If you think the Any 7 was bad, wait till you see this. The Snake Eyes is a single-roll wager that wins only if the shooter succeeds in throwing a 2 on the next toss of the dice. The odds for this happening are rather long since as we mentioned earlier, there is one possible combination for a roll of 2 (1-1) out of 36 possible combinations.
The house edge of 13.89% will grind very hard on your bankroll if you overdo it with this bet. The true odds for the Snake Eyes are 35 to 1 whereas you get a payout of 30 to 1 only. When we perform the necessary calculations, we establish that if you bet $5 and make 100 bets per hour, you can expect to incur average expected losses of $69.40 per hour in the long run (100 x $5 x 0.1388 x 1 = $69.40).
This proposition bet becomes a winner only if the shooter rolls a 3 on the next roll. This is yet another craps number with a limited number of combinations. In fact, there are only two permutations that result in a roll of 3, 1-2 and 2-1. If you are wondering why the bet is called that way, it is because craps players sometimes refer to the number 2 as a “deuce” while number 1 is nicknamed “ace”. So basically the bet borrows its name from these two playing cards.
The true odds for this bet are 17 to 1 but a successful Ace Deuce bet returns at casino odds of 15 to 1, giving the house an edge of 11.11%. The average losses per hour with 100 Ace Deuce bets of $5 each you can expect are as follows: 100 x $5 x 0.1111 x 1 = $55.55.
The Horn is interesting in that it is one of the so-called “combination” bets in craps. It covers 2, 3, 11, and 12 which, as we have already established, are the toughest numbers to roll in the game. If any of these four numbers gets rolled on the next throw, your Horn bet wins. The Horn involves individual bets on each of the four winning numbers so it is advisable for you to wager amounts that are divisible by four.
Just to give you a better idea of what we mean, if you wager $40 on a Horn bet, the stickman will break this amount down to four individual bets of $10 each. You probably understand where this is going. If one of the four numbers hits on the next dice roll, it wins but you lose your remaining three wagers. Mind you, this will be the least painful outcome as there is a good chance you might lose all four.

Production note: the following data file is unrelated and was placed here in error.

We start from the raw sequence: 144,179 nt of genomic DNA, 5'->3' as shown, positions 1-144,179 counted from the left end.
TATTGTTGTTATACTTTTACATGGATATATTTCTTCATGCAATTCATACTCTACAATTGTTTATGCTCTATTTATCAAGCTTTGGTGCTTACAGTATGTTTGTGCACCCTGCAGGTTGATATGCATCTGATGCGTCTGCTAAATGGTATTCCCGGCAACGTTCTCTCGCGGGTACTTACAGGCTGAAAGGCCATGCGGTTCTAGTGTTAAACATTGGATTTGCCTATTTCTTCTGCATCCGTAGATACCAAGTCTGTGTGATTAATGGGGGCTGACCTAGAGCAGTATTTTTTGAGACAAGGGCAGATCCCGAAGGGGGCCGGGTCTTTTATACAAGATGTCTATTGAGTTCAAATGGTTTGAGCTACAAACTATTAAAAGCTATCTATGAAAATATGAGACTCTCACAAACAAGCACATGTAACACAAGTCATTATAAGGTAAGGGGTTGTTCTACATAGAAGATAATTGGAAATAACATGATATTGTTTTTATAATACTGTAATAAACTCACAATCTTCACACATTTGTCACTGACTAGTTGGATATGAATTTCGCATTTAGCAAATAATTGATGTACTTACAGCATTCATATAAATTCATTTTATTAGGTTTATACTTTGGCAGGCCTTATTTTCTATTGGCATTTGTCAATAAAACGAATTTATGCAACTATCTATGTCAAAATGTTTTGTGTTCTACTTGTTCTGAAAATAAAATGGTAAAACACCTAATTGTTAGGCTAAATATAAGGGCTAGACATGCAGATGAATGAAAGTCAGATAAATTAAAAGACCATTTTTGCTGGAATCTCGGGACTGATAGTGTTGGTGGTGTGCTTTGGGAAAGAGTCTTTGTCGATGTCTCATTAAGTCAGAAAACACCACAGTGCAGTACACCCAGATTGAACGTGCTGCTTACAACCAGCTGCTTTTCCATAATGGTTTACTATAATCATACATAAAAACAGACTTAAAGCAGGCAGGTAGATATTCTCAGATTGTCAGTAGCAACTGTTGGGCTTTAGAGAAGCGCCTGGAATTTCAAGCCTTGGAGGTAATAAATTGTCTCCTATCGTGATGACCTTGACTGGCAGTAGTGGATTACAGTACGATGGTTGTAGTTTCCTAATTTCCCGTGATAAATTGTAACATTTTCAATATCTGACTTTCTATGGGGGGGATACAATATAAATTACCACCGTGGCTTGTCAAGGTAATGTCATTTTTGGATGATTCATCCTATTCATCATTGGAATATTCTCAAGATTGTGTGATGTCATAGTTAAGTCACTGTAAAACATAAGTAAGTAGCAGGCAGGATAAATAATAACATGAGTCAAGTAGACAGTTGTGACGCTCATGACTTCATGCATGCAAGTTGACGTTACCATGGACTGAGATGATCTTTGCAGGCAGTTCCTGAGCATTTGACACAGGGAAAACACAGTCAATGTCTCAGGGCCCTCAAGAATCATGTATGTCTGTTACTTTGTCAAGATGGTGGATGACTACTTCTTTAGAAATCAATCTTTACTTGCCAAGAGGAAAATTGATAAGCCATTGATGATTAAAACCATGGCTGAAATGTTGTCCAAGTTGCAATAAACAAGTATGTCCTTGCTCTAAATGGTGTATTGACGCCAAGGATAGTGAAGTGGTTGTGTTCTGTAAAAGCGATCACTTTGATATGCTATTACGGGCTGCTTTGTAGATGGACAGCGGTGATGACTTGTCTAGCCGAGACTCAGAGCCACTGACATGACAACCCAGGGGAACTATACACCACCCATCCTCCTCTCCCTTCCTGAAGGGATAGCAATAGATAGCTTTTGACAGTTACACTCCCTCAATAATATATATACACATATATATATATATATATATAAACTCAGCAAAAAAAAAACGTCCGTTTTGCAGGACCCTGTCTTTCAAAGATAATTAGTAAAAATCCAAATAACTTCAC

The true odds of a Horn bet winning stand at 5 to 1. The payout you collect is, of course, reduced for the purposes of the house edge. How much you get should you win depends on the number you win with. If the 3 or 11 hit, you collect at a rate of 15 to 1. Should numbers 2 or 12 hit, the payout will be 30 to 1. The overall house advantage for the Horn bet is 12.5%. What this means is you will incur average hourly losses of $50 if you make 100 Horn bets of $4 ($1 per number) for an hour.
Hi-Lo on 2 and 12
When placing a Hi-Lo wager, you are betting on numbers 2 and 12 simultaneously. If one of these two numbers appears on the next throw of the dice, you win. Should any of the other numbers roll, you lose. Keep in mind this bet is not always displayed on the layout, so if you are interested in trying it, you should inquire whether it is available or not. If it is, the stickman will position your chips on the intersection between the two numbers in the central area of the layout. The bet is called this way because 2 is the lowest possible result you can roll with a pair of dice whereas the 12 is the highest possible score.
The house edge and the odds for this wager are again unfavorable. In fact, they coincide with those for the Yo-leven and the Ace Deuce, which is to say you have two winning combinations (1-1 and 6-6) out of 36. The house pays out 15 to 1 instead of 17 to 1 as the true odds dictate. The house edge for the Hi-Lo is again 11.11% which is to say your average expected losses per hour when betting $5 on 100 rolls stand at $55.55.
The Hop bet is one of the most complicated wagers in craps and is normally not displayed on the table layout. This “secret” wager gives craps players the opportunity to collect hefty payouts which is precisely what makes it appealing in the eyes of many gamblers. Again, this is a single-roll bet meaning that the number you are backing must make an appearance on the next dice roll. Other than that, the Hop resembles the Hardway and the Easyway bets.